Apple TV setSince Walter Isaacson’s “60 minutes” interview, and since the release of his biography of Steve Jobs hit shelves, the talk around Apple has generated buzz on multiple fronts. The one that proves most interesting to me is Steve Jobs’ apparent desire to make an integrated TV set. He said that he had “cracked it,” and I’m inclined to believe him. However, the real question to be asking (if Jobs really did figure it out), is if implementing such a television in the near future would be wise.

One could reasonably make the case that based on the market presence that Apple has, they could sell TVs based on branding and willpower alone. However, many also had similar thoughts about Google‘s foray into TV. The latter has generated little excitement or profit. Detractors may say that you can’t run into the TV game and expect to dominate. I am sure the same was said about phones.

The truth is that Apple has been quite obviously experimenting with TV and content delivery on the platform for some time. Even though it was jokingly referred to as a hobby by Jobs himself, the Apple TV has been a learning experience for Apple, and you can expect them to take those lessons and apply them, if they do indeed decide to take the step forward toward a more integrated set. The question shouldn’t be if Apple can make a great TV, but whether or not it is the right time for Apple to act on such a plan.

Anyone who has read Malcolm Gladwell’s Outliers realizes that great success is gained by implementing the right plan at the right time. Why would Apple consider now, or the very near future, to be the right time? The answer lies in the maturation of several key technologies, and the state of an industry.

Content is king, but if the tubes aren’t big enough to deliver the royal carriage, the throne will remain vacant. Broadband, in Apple’s eyes, has finally reached a comfortable point of penetration. Few technologies are as dependent on a data connection as television. Apple could sell you an iPhone or MacBook that has plenty of functionality with or without access to broadband, but with a technology like television so entirely dependent upon the means of content delivery, broadband penetration is a necessity for success and broad adoption.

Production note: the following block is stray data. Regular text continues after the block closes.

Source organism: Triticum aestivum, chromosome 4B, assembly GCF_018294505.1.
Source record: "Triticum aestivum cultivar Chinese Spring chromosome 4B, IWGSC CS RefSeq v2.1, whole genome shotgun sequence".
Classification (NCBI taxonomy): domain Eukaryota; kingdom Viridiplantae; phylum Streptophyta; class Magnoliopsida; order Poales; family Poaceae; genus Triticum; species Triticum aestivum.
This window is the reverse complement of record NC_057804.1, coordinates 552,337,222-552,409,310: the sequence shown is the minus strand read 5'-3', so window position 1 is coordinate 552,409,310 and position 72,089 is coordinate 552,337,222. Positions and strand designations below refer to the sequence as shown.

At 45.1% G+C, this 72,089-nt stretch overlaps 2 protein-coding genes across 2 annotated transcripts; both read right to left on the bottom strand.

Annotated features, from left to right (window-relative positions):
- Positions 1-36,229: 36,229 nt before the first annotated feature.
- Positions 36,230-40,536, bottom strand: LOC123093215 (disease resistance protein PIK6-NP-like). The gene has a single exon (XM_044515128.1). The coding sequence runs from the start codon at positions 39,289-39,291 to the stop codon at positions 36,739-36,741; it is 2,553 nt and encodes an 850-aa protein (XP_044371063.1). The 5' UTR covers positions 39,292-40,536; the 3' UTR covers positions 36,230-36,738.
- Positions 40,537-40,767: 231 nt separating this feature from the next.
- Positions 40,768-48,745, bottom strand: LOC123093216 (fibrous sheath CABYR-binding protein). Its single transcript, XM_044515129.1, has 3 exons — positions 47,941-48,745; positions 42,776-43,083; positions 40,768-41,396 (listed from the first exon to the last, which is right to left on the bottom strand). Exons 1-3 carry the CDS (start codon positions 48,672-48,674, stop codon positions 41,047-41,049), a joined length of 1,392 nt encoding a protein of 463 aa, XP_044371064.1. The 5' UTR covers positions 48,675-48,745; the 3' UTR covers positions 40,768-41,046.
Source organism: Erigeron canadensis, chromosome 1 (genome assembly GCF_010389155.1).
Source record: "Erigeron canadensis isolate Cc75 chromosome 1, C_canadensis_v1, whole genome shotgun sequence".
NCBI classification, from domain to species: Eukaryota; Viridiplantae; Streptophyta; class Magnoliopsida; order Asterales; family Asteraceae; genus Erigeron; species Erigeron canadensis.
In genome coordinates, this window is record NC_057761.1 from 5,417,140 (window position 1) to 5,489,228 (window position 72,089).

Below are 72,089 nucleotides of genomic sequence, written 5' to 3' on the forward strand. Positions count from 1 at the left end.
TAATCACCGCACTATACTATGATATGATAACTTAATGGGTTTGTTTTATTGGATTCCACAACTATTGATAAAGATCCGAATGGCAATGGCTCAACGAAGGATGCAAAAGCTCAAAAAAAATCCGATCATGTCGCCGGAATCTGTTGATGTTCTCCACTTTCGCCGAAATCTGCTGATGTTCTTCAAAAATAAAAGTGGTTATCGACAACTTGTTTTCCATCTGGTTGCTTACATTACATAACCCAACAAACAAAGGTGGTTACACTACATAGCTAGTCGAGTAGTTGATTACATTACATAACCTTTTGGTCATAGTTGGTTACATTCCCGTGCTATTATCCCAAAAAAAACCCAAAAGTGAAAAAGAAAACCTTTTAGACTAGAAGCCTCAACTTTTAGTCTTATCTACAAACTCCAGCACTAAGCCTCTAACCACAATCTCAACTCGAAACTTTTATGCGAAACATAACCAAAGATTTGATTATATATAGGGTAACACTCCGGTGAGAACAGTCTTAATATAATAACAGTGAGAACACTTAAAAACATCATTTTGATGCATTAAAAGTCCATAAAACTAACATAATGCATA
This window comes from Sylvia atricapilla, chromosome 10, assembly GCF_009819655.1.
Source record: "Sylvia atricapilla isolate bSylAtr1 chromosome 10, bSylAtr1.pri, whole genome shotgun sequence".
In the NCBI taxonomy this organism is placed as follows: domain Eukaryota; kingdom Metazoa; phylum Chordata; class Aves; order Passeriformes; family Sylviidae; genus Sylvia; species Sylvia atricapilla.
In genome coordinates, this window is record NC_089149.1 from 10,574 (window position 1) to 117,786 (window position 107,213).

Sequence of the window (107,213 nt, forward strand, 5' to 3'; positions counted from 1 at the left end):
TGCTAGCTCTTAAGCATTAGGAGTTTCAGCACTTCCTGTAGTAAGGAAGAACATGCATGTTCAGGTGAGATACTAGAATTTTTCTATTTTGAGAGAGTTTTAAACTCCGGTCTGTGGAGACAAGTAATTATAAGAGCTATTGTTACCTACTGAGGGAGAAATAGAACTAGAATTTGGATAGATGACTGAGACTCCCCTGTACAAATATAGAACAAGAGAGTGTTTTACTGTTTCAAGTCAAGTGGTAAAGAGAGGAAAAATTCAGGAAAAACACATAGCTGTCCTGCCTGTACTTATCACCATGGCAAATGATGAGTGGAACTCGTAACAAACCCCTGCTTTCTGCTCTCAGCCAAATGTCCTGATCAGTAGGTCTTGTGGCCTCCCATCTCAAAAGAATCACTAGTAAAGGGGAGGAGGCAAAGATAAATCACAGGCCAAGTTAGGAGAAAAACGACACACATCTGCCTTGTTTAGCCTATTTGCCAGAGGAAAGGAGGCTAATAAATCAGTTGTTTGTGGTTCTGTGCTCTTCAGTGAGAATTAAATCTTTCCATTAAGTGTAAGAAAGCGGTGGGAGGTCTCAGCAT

A reoccurring theme during Jobs’ tenure was to solve the problem of software and content on iDevices. Simply put, he thought that entertainment should be easy to use and have a large enough trove to draw from. This paradigm is particularly applicable to television. Its almost comical to consider how commonplace television sets are, yet how crufty and archaic their interfaces are to use. What the industry needs is a more frictionless way to watch television, and whether you like or dislike Apple, they are certainly known for their ability to simplify the user interface.

Developing an interface is one thing. That work can be done in-house and refined to the company’s desire. The much less controllable issue is that of content. It is certainly the hardest to corner, but the challenge is not impossible. This may be what Apple is waiting for, where a second revolution is needed. The first content revolution occurred when thesteve-jobs-pointing music industry had its back against the wall and Jobs’ was able to bully them into making their content digitally available on iTunes. The cable providers are losing customers, and although they are not suffering as much as the record labels were at the precipice of the first digital distribution era, they are looking for ways to assuage the damages incurred by a shrinking subscriber base. Apple was in the right position a decade ago to hammer out the agreements, and perhaps it is again today.

If Apple is able to key in on these areas and win each of them, the real Apple TV would stand a good chance of success. As is usually the case, it is not a matter of simple genius, but that of the right plan, at the right time.

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